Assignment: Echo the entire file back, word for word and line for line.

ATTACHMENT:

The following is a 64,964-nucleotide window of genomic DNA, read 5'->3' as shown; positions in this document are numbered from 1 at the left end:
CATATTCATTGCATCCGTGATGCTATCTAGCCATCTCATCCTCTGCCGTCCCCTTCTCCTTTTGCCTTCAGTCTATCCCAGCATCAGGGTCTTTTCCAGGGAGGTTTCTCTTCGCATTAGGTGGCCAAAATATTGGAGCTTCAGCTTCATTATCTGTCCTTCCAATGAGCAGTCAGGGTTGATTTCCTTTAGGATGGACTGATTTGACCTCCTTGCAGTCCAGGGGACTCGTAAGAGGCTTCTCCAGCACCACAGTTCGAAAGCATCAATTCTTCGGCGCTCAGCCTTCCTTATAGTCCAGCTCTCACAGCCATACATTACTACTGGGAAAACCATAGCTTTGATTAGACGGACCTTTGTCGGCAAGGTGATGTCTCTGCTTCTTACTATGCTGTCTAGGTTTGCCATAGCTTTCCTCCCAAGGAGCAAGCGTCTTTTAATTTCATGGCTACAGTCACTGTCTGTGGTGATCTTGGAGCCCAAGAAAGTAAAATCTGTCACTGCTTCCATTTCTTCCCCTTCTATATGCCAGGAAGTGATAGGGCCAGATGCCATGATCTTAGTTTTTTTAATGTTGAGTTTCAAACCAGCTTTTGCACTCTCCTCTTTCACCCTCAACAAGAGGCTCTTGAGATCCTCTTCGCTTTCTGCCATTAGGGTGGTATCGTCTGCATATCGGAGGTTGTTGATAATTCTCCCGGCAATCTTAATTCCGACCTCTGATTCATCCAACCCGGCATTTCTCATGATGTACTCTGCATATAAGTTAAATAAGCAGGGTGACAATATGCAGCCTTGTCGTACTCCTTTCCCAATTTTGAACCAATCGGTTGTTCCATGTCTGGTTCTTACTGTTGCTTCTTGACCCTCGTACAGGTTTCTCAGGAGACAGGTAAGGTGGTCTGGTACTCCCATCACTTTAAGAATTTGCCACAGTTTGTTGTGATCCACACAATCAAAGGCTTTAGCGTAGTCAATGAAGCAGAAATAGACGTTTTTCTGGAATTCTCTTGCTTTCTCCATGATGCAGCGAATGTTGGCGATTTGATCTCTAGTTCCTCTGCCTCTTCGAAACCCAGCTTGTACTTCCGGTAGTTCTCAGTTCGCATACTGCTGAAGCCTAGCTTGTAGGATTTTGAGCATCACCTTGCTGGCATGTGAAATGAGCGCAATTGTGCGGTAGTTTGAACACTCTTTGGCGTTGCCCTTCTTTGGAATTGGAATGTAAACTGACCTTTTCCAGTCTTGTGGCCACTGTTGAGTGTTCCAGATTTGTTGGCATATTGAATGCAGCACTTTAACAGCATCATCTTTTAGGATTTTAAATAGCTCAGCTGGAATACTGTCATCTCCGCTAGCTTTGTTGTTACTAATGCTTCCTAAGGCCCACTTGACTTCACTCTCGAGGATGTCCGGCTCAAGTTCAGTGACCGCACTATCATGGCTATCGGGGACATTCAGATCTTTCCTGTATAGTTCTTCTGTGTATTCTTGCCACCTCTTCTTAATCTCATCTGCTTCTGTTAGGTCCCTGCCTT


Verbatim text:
The following is a 64,964-nucleotide window of genomic DNA, read 5'->3' as shown; positions in this document are numbered from 1 at the left end:
CATATTCATTGCATCCGTGATGCTATCTAGCCATCTCATCCTCTGCCGTCCCCTTCTCCTTTTGCCTTCAGTCTATCCCAGCATCAGGGTCTTTTCCAGGGAGGTTTCTCTTCGCATTAGGTGGCCAAAATATTGGAGCTTCAGCTTCATTATCTGTCCTTCCAATGAGCAGTCAGGGTTGATTTCCTTTAGGATGGACTGATTTGACCTCCTTGCAGTCCAGGGGACTCGTAAGAGGCTTCTCCAGCACCACAGTTCGAAAGCATCAATTCTTCGGCGCTCAGCCTTCCTTATAGTCCAGCTCTCACAGCCATACATTACTACTGGGAAAACCATAGCTTTGATTAGACGGACCTTTGTCGGCAAGGTGATGTCTCTGCTTCTTACTATGCTGTCTAGGTTTGCCATAGCTTTCCTCCCAAGGAGCAAGCGTCTTTTAATTTCATGGCTACAGTCACTGTCTGTGGTGATCTTGGAGCCCAAGAAAGTAAAATCTGTCACTGCTTCCATTTCTTCCCCTTCTATATGCCAGGAAGTGATAGGGCCAGATGCCATGATCTTAGTTTTTTTAATGTTGAGTTTCAAACCAGCTTTTGCACTCTCCTCTTTCACCCTCAACAAGAGGCTCTTGAGATCCTCTTCGCTTTCTGCCATTAGGGTGGTATCGTCTGCATATCGGAGGTTGTTGATAATTCTCCCGGCAATCTTAATTCCGACCTCTGATTCATCCAACCCGGCATTTCTCATGATGTACTCTGCATATAAGTTAAATAAGCAGGGTGACAATATGCAGCCTTGTCGTACTCCTTTCCCAATTTTGAACCAATCGGTTGTTCCATGTCTGGTTCTTACTGTTGCTTCTTGACCCTCGTACAGGTTTCTCAGGAGACAGGTAAGGTGGTCTGGTACTCCCATCACTTTAAGAATTTGCCACAGTTTGTTGTGATCCACACAATCAAAGGCTTTAGCGTAGTCAATGAAGCAGAAATAGACGTTTTTCTGGAATTCTCTTGCTTTCTCCATGATGCAGCGAATGTTGGCGATTTGATCTCTAGTTCCTCTGCCTCTTCGAAACCCAGCTTGTACTTCCGGTAGTTCTCAGTTCGCATACTGCTGAAGCCTAGCTTGTAGGATTTTGAGCATCACCTTGCTGGCATGTGAAATGAGCGCAATTGTGCGGTAGTTTGAACACTCTTTGGCGTTGCCCTTCTTTGGAATTGGAATGTAAACTGACCTTTTCCAGTCTTGTGGCCACTGTTGAGTGTTCCAGATTTGTTGGCATATTGAATGCAGCACTTTAACAGCATCATCTTTTAGGATTTTAAATAGCTCAGCTGGAATACTGTCATCTCCGCTAGCTTTGTTGTTACTAATGCTTCCTAAGGCCCACTTGACTTCACTCTCGAGGATGTCCGGCTCAAGTTCAGTGACCGCACTATCATGGCTATCGGGGACATTCAGATCTTTCCTGTATAGTTCTTCTGTGTATTCTTGCCACCTCTTCTTAATCTCATCTGCTTCTGTTAGGTCCCTGCCTT